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Decision focus: your childbirth experience

By Jenilee Matz, M.P.H., Staff Writer, myOptumHealth

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Stroller? Check!

Breast-feeding ? You’ll give it your best.

Name? Narrowed it down to two family favorites.

With a few key decisions taken care of, you are ready to think about the childbirth experience.

Which type of health care provider will deliver your baby? Your family doctor or an OB-GYN? What about a midwife? Where will the birth take place? A hospital, birthing center or in your own home?

The answers to these questions are personal. Certain options will fit your needs better than others. Your choice should be based on both medical considerations and personal preference. Learn about your childbirth options so you can make an informed decision.

Who will manage my pregnancy and deliver my baby?

You can choose a doctor or a midwife to deliver your baby.

Doctor

  • Obstetrician. Many babies born in hospitals are delivered by obstetrician-gynecologists (called “ob-gyns”). Ob-gyns are doctors who specialize in women’s health, pregnancy, labor and birth. They can perform surgery, such as cesarean section, and diagnose pregnancy-related conditions. Ob-gyns have extensive training. After medical school, they complete four years of rotations in reproductive health and then pass board exams. An ob-gyn is your best option if you have a high-risk pregnancy.
  • Family practice. Some women feel more comfortable with their family doctor. Family doctors have training and experience delivering babies too. They typically handle low-risk pregnancies and can consult with an ob-gyn as needed.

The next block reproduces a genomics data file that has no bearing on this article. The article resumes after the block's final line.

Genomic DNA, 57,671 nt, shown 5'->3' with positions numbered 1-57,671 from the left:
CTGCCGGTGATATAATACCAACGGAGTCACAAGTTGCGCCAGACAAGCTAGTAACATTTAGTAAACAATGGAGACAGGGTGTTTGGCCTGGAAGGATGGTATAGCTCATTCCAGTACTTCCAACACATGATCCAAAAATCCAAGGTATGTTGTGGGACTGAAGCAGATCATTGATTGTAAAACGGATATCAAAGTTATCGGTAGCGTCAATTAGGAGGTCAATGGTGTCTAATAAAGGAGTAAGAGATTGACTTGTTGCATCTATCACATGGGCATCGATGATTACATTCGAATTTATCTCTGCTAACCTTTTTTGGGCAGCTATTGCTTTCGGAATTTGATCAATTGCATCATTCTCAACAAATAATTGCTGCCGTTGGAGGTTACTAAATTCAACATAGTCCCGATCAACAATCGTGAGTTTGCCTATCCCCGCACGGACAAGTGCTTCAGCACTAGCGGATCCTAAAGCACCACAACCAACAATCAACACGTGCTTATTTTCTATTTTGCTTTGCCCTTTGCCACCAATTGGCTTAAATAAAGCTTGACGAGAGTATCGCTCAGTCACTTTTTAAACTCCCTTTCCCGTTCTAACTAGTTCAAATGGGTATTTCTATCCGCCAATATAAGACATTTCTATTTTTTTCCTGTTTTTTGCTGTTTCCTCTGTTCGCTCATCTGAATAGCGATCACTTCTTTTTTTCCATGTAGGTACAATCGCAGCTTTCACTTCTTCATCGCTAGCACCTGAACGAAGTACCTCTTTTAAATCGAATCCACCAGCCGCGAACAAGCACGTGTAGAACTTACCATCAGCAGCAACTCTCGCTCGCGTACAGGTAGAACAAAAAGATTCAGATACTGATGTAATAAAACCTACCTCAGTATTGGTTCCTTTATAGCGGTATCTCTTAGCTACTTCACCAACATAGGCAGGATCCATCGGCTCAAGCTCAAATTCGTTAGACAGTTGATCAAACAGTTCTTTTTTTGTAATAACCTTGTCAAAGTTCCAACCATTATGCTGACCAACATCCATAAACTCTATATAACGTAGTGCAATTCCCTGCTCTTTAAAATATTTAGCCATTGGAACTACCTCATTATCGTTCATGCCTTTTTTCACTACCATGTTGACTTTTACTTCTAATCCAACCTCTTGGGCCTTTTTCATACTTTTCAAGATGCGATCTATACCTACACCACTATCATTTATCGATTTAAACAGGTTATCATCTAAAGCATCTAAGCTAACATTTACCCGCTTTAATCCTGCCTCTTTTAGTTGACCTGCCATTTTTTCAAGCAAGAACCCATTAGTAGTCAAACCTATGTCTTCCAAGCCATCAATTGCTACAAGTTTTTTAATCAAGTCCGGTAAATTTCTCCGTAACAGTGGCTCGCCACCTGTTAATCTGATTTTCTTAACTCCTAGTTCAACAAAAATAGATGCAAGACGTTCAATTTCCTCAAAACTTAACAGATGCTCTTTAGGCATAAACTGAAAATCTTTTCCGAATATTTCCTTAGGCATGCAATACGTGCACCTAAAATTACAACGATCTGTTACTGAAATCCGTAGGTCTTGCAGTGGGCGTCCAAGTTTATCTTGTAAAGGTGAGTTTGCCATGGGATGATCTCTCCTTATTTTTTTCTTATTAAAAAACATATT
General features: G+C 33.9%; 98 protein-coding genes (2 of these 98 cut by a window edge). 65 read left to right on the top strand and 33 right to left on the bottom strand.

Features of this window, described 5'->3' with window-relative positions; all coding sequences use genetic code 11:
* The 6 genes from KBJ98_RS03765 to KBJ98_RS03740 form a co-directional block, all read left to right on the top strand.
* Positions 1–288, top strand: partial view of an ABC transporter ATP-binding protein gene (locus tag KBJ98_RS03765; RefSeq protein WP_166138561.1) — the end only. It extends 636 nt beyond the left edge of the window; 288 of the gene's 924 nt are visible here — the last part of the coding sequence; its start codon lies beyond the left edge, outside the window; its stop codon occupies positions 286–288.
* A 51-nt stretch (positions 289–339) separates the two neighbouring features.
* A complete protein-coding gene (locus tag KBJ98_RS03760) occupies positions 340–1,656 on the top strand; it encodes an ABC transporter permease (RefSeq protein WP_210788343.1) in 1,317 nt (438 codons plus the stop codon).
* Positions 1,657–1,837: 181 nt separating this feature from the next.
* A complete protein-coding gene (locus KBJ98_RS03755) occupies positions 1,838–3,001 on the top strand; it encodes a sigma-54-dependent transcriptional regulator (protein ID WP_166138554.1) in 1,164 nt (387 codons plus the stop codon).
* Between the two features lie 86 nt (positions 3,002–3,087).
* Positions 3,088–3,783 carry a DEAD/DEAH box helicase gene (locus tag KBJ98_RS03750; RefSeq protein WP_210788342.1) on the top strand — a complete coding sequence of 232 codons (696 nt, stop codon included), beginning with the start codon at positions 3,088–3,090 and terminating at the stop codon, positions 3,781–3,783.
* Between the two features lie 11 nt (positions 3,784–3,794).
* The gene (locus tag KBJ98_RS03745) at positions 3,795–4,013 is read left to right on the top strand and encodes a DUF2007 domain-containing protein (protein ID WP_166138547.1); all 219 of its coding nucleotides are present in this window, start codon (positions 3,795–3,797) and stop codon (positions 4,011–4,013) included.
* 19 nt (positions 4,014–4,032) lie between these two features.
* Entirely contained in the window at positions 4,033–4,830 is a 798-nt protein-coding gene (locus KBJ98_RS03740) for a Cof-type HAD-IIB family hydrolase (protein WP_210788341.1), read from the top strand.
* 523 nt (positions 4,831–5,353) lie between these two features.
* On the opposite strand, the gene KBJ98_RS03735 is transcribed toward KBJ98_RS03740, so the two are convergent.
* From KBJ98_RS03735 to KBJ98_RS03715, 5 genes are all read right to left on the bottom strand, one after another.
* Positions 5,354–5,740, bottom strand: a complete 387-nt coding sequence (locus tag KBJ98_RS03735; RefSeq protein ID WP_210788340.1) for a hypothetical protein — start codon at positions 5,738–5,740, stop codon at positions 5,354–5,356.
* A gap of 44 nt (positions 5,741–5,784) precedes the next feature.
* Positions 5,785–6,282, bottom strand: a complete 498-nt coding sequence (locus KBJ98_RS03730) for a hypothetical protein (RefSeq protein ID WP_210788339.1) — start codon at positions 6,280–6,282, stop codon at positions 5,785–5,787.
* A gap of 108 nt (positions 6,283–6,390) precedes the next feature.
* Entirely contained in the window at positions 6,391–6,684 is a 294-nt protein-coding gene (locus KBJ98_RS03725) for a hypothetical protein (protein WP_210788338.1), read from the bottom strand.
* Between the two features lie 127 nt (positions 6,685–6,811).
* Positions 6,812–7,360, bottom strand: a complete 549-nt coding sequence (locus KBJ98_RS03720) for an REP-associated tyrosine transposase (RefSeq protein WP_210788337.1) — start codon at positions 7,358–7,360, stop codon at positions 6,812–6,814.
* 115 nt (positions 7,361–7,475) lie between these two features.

Midwife. Midwives are trained professionals who care for women of childbearing age. They encourage women to make their own decisions about their childbirth experience. Not all midwives are the same. Each has different training and certifications. You should be sure that the one you choose is certified and licensed and that they have medical backup in place in case it is needed.

  • Certified nurse-midwives (CNM) are registered nurses and are licensed in midwifery by the American Midwifery Certification Board. They have at least a bachelor’s degree, have taken coursework in midwifery and must pass a national board exam.
  • Certified midwives (CM) have at least a bachelor’s degree but not a nursing degree. They are also certified in midwifery by the American Midwifery Certification Board.

Midwives offer a wide range of care, including:

  • Family planning and pre-conception counseling
  • Gynecological exams
  • Prenatal care
  • Labor and delivery
  • After-birth care of the mother and newborn
  • Preventive care

Where should I give birth?

Most babies are born in hospitals. Birthing centers and home may be options, too. No matter where you choose, make sure to tour the facility and ask about their policies before you check in. Each environment has its pluses and minuses.